Page:History of England (Macaulay) Vol 4.djvu/276

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the Treasury by Sir Edward Seymour. Many Tory country gentlemen, who had looked on Seymour as their leader in the war against placemen and Dutchmen, were moved to indignation by learning that he had become a courtier. They remembered that he had voted for a Regency, that he had taken the oaths with no good grace, that he had spoken with little respect of the Sovereign whom he was now ready to serve for the sake of emoluments hardly worthy of the acceptance of a man of his wealth and parliamentary interest. It was strange that the haughtiest of human beings should be the meanest, that one who seethed to reverence nothing on earth but himself should abase himself for the sake of quarter day. About such reflections he troubled himself very little. He found, however, that there was one disagreeable circumstance connected with his new office. At the Board of Treasury he must sit below the Chancellor of the Exchequer. The First Lord, Godolphin, was a peer of the realm; and his right to precedence, according to the rules of the heralds, could not be questioned. But every body knew who was the first of English commoners. What was Richard Hampden that he should take the place of a Seymour, of the head of the Seymours? With much difficulty, the dispute was compromised. Many concessions were made to Sir Edward's punctilious pride. He was sworn of the Council. He was appointed one of the Cabinet. The King took him by the hand and presented him to the Queen. "I bring you," said William, "a gentleman who will in my absence be a valuable friend." In this way Sir Edward was so much soothed and flattered that he ceased to insist on his right to thrust himself between the First Lord and the Chancellor of the Exchequer.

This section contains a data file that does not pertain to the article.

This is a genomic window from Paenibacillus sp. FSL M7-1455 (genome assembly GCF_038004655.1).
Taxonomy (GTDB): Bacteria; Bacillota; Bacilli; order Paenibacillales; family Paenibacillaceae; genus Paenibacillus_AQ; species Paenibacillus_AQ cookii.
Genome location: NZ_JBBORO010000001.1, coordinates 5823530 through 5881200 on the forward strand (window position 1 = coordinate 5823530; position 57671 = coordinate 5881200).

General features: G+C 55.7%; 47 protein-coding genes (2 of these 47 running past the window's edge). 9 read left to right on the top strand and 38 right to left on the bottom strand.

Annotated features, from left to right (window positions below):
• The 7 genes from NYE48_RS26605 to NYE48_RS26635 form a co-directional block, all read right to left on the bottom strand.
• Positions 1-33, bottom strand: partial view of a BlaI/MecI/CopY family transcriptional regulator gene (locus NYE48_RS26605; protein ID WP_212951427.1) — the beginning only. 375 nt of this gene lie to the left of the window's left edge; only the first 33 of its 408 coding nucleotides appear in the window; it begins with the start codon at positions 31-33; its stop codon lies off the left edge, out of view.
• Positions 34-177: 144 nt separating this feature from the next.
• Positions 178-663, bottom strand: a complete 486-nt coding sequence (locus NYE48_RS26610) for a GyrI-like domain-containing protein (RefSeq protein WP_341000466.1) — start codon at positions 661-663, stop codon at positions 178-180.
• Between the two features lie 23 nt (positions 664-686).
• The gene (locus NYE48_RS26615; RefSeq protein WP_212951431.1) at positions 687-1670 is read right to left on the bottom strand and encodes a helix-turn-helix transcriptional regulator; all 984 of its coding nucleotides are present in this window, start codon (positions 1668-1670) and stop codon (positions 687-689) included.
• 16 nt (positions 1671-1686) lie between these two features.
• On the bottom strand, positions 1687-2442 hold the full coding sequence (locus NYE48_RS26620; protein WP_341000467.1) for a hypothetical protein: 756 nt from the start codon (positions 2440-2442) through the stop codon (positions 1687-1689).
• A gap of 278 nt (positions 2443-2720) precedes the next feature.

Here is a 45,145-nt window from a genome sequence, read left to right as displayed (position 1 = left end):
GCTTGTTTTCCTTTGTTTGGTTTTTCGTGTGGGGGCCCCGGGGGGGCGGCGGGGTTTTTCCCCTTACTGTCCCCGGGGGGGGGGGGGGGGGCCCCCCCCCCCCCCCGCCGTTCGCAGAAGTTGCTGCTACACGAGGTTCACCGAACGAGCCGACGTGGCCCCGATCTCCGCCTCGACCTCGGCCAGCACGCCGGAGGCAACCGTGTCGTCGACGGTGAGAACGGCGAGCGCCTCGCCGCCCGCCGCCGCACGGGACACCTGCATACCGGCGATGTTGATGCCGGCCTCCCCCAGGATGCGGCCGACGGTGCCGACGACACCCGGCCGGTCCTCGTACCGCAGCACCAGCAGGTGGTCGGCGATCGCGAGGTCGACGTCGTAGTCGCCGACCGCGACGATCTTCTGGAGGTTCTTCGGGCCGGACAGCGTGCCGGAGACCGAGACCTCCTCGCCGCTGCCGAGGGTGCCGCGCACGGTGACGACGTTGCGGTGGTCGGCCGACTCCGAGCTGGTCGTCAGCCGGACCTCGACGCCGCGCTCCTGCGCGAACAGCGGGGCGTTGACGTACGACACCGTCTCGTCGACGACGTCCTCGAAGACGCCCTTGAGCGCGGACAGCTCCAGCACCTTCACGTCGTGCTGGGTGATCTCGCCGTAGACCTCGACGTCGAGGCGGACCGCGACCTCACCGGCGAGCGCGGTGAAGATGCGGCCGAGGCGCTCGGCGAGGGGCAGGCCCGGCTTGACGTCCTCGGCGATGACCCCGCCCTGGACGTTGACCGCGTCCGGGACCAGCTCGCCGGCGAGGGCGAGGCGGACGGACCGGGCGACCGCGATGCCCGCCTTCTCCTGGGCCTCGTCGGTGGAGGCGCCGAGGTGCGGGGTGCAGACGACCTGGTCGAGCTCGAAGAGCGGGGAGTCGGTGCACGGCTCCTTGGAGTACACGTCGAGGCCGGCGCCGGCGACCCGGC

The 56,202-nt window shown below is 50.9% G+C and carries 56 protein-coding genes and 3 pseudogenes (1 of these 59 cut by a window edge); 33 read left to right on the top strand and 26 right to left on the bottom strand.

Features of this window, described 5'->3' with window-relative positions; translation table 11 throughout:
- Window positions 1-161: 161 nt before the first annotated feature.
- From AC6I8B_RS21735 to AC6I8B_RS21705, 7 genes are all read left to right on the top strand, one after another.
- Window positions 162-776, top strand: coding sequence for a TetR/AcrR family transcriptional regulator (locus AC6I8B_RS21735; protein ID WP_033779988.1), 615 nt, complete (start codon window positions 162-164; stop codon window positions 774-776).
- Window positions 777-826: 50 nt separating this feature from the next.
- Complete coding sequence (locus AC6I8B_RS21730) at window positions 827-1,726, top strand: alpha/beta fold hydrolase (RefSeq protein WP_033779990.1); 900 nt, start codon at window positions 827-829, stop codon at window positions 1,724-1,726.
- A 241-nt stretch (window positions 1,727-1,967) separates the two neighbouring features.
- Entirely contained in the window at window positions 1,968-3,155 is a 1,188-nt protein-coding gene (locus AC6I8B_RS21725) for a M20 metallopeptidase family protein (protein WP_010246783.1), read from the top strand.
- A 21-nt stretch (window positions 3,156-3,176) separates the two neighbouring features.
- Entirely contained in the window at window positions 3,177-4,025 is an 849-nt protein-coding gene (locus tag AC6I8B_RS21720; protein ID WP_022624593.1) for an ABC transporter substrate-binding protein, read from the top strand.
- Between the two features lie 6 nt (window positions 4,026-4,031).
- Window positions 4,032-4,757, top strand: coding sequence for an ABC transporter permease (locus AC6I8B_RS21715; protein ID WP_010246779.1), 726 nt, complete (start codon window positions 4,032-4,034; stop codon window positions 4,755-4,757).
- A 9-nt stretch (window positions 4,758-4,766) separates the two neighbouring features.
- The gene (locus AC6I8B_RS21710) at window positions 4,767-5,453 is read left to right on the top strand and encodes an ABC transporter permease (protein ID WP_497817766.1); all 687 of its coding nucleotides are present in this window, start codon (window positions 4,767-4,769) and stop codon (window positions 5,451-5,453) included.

In the same Commission of Treasury in which the name of Seymour appeared, appeared also the name of a much younger politician, who had during the late session raised himself to high distinction in the House of Commons, Charles Montague. This appointment gave great satisfaction to the Whigs, in whose esteem Montague now stood higher than their veteran chiefs Sacheverell and Littleton, and was indeed second to Somers alone.

Sidney delivered up the seals which he had held during more